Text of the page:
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I saw a blog post today from a friend that reviewed a book about Helen Keller. Because of my friend’s wonderfully worded description of the pictures I can tell you that the book is a great resource for understanding DeafBlindness. You might just start to “Get it” that DeafBlindness isn’t just adding deaf and blind. It is exponentially multiplied. So, I am going to give a little link love to my friend. Please check it out. There is no way, being DeafBlind, that I could have written a review with the descriptions of the illustrations and intent of this book so well. So, this post is to my friend at Mom’s Musings, http://hexwit.blogspot.com/2013/07/concept-building-and-coolest-book-on.html

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The Classical Historian Go Fish card game deck showing Ancient History categoryThere is a simple, but interesting way to commit to memory those often tedious bits of information in history like people, places, general chronology. The homeschooling parents of The Classical Historian have taken old card game formats and applied them as new tricks for a tired, old dog called flash cards.

These cards are really more than flash cards, but the analogy still holds. Each card contains the information covered in a chapter  or more of a history book in a simple format for seeing and understanding while giving the freedom to do several game formats to spice up learning with fun and make remembering the facts easier.

The four card games that The Classical Historian brings to you with their set is Go Fish, Collect the Cards, Chronology, and Continents. With the simplest, Collect the Cards, the student will get familiar with pronouncing the name, repeat visually seeing the spelling, picture, and simple facts including category, and a time frame code. Simply asking for the names of cards to complete their set of four of a kind, the student is practicing memory skills. The other three games reinforces memory of facts, time, and place about each card in the deck. Two of the games which are played against a clock can even be played alone, if required, by trying to improve their own personal best at placing cards in the proper time order or under the correct continent the cards were found. Whether alone or in a group, the games are as fun as the original games, but teach even more now.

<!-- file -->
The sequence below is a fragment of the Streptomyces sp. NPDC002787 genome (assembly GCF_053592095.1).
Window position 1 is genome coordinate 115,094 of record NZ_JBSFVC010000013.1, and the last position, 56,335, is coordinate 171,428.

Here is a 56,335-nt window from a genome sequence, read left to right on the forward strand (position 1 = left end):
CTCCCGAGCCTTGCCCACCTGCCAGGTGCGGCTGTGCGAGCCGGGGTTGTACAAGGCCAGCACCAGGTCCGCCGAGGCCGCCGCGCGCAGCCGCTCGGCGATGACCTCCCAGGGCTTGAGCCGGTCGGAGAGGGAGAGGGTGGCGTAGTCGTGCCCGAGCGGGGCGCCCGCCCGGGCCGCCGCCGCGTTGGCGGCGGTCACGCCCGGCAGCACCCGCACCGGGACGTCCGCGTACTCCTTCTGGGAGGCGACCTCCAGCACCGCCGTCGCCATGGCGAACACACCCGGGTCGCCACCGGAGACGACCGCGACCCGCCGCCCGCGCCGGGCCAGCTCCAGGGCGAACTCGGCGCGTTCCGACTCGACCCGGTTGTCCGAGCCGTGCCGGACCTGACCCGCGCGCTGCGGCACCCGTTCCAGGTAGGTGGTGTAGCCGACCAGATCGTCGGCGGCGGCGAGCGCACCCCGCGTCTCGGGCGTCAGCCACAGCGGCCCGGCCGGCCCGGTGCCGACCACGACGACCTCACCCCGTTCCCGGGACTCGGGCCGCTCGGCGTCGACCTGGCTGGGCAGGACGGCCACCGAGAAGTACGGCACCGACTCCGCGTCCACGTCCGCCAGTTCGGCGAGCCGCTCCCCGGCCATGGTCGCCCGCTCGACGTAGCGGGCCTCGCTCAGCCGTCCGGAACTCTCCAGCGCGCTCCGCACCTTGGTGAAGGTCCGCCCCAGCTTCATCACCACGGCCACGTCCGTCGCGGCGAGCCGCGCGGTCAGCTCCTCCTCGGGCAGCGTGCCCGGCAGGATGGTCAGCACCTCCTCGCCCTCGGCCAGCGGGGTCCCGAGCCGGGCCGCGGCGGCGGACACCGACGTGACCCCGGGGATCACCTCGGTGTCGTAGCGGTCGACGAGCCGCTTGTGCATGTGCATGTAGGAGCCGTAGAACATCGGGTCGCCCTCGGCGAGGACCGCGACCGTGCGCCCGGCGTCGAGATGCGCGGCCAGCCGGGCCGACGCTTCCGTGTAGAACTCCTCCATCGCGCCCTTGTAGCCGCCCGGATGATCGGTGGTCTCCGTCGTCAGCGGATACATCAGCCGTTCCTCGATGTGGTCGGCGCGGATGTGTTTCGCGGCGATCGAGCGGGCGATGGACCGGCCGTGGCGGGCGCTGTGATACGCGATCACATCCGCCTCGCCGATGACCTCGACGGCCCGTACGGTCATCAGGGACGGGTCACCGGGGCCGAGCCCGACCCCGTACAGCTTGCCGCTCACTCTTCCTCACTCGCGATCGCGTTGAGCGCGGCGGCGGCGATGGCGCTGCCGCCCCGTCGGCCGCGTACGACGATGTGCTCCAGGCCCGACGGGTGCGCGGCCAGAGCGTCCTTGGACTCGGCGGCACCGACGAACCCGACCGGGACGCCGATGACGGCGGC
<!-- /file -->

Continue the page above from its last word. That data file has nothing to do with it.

Game card of Cincinnatus overlaid with clear plastic brailled with card information.

You may be wondering how I played such a game designed for typical people meaning hearing and sighted. Well, my husband told me in fingerspelling what was on each card and even where (I used to see, so I understand visual placement). Using that information, I brailled a piece of clear plastic for each card. I did this in using a regular braille slate and stylus. For example, I also used a larger sheet of plastic to braille a separate “card” using jumbo braille as some older or younger students might need. The sheets are bigger in jumbo braille, of course, but for a blind child or adult playing with children, it is still quite usable. Yes, it can take some time to braille all these cards in either size, but the joy of playing a game and especially a learning game is worth the effort. I have lots of games that I still play with my husband that we have tactiled in various ways. Sometimes, we may even have to modify play slightly, but it doesn’t prevent us from enjoying the game or our quality time together. Be open and creative. It is worth the effort.Clear plastic brailled with card info to be used in the Go Fish games.

The Classical Historian sells the card games in three categories: Ancient History, Medieval History, and American History. You will also find on their website, classicalhistorian.com, A Memory game format covering these categories and other curriculum resources. The Go Fish card games are $11.95 each. You will find there is replay value (fun to play again and again) in the games, and the game cards are very durable which makes them worth the price.

I have received a copy of the above product to help facilitate a frank and honest review. A positive review is not guaranteed. All opinions are my own. Your results and opinions may vary.

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Well, my time on Homeschool Mosaics has arrived again. This month I share part 3, the final part of my series on Cochlear Implants. I may be pushing the controversial card a bit this month, but I hope to encourage all to reflect upon their attitudes of people who are Deaf or DeafBlind who may or may not choose a cochlear implant. The common phrase retorted is often, “God made me deaf. I’m not broken,” can be the signal for an attitude of prejudice or negativity toward those who feel the need to get a Cochlear Implant. My series has been all about thinking about these attitudes that hearing, deaf, Deaf, and deafblind can have and what the consequences can be. Please read, but read with an open mind and heart. Life can be so much easier if we all support each other.

http://homeschoolmosaics.com/god-didnt-make-me-deaf/